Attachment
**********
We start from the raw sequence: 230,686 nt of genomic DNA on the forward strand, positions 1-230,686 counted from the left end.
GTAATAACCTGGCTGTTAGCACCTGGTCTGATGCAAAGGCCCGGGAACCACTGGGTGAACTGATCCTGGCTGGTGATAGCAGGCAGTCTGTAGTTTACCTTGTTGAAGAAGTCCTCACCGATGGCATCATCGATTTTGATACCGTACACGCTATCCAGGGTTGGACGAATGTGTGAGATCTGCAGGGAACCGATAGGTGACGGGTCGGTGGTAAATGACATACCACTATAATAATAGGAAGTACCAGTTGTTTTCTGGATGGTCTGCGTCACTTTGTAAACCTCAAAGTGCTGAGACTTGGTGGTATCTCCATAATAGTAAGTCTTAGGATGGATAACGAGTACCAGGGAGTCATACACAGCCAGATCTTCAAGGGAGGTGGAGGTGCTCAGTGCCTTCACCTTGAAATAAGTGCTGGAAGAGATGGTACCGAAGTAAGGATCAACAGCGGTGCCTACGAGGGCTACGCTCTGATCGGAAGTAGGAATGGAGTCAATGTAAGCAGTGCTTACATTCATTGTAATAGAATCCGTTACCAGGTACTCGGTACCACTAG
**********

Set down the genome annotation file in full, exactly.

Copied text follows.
We start from the raw sequence: 230,686 nt of genomic DNA on the forward strand, positions 1-230,686 counted from the left end.
GTAATAACCTGGCTGTTAGCACCTGGTCTGATGCAAAGGCCCGGGAACCACTGGGTGAACTGATCCTGGCTGGTGATAGCAGGCAGTCTGTAGTTTACCTTGTTGAAGAAGTCCTCACCGATGGCATCATCGATTTTGATACCGTACACGCTATCCAGGGTTGGACGAATGTGTGAGATCTGCAGGGAACCGATAGGTGACGGGTCGGTGGTAAATGACATACCACTATAATAATAGGAAGTACCAGTTGTTTTCTGGATGGTCTGCGTCACTTTGTAAACCTCAAAGTGCTGAGACTTGGTGGTATCTCCATAATAGTAAGTCTTAGGATGGATAACGAGTACCAGGGAGTCATACACAGCCAGATCTTCAAGGGAGGTGGAGGTGCTCAGTGCCTTCACCTTGAAATAAGTGCTGGAAGAGATGGTACCGAAGTAAGGATCAACAGCGGTGCCTACGAGGGCTACGCTCTGATCGGAAGTAGGAATGGAGTCAATGTAAGCAGTGCTTACATTCATTGTAATAGAATCCGTTACCAGGTACTCGGTACCACTAG